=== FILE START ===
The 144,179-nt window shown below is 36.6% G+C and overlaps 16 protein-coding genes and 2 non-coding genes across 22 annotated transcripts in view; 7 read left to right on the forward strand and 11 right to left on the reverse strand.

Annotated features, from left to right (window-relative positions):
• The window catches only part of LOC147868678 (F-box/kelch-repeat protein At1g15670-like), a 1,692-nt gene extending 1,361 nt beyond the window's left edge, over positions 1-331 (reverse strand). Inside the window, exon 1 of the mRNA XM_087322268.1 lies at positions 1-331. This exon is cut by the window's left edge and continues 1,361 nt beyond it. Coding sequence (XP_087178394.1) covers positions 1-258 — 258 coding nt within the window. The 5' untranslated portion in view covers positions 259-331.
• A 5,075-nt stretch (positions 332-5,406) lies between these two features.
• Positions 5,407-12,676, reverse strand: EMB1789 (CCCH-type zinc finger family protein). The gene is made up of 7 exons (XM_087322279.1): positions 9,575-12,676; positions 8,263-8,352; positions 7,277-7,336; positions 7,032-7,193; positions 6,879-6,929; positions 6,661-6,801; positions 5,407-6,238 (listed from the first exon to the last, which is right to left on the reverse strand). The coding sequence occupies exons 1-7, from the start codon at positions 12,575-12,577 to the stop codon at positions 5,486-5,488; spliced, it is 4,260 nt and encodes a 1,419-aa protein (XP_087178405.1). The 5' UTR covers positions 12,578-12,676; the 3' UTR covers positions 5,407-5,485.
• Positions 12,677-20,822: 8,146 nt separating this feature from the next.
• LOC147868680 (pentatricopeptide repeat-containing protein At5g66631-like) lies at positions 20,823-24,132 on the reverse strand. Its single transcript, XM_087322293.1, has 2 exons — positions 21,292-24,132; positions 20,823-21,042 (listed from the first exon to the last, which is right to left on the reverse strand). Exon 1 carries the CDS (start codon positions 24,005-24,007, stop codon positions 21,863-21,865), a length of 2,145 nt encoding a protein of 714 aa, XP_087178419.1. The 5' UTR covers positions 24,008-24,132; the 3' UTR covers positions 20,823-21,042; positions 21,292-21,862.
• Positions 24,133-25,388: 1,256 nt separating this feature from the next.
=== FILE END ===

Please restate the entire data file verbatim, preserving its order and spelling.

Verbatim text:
The 144,179-nt window shown below is 36.6% G+C and overlaps 16 protein-coding genes and 2 non-coding genes across 22 annotated transcripts in view; 7 read left to right on the forward strand and 11 right to left on the reverse strand.

Annotated features, from left to right (window-relative positions):
• The window catches only part of LOC147868678 (F-box/kelch-repeat protein At1g15670-like), a 1,692-nt gene extending 1,361 nt beyond the window's left edge, over positions 1-331 (reverse strand). Inside the window, exon 1 of the mRNA XM_087322268.1 lies at positions 1-331. This exon is cut by the window's left edge and continues 1,361 nt beyond it. Coding sequence (XP_087178394.1) covers positions 1-258 — 258 coding nt within the window. The 5' untranslated portion in view covers positions 259-331.
• A 5,075-nt stretch (positions 332-5,406) lies between these two features.
• Positions 5,407-12,676, reverse strand: EMB1789 (CCCH-type zinc finger family protein). The gene is made up of 7 exons (XM_087322279.1): positions 9,575-12,676; positions 8,263-8,352; positions 7,277-7,336; positions 7,032-7,193; positions 6,879-6,929; positions 6,661-6,801; positions 5,407-6,238 (listed from the first exon to the last, which is right to left on the reverse strand). The coding sequence occupies exons 1-7, from the start codon at positions 12,575-12,577 to the stop codon at positions 5,486-5,488; spliced, it is 4,260 nt and encodes a 1,419-aa protein (XP_087178405.1). The 5' UTR covers positions 12,578-12,676; the 3' UTR covers positions 5,407-5,485.
• Positions 12,677-20,822: 8,146 nt separating this feature from the next.
• LOC147868680 (pentatricopeptide repeat-containing protein At5g66631-like) lies at positions 20,823-24,132 on the reverse strand. Its single transcript, XM_087322293.1, has 2 exons — positions 21,292-24,132; positions 20,823-21,042 (listed from the first exon to the last, which is right to left on the reverse strand). Exon 1 carries the CDS (start codon positions 24,005-24,007, stop codon positions 21,863-21,865), a length of 2,145 nt encoding a protein of 714 aa, XP_087178419.1. The 5' UTR covers positions 24,008-24,132; the 3' UTR covers positions 20,823-21,042; positions 21,292-21,862.
• Positions 24,133-25,388: 1,256 nt separating this feature from the next.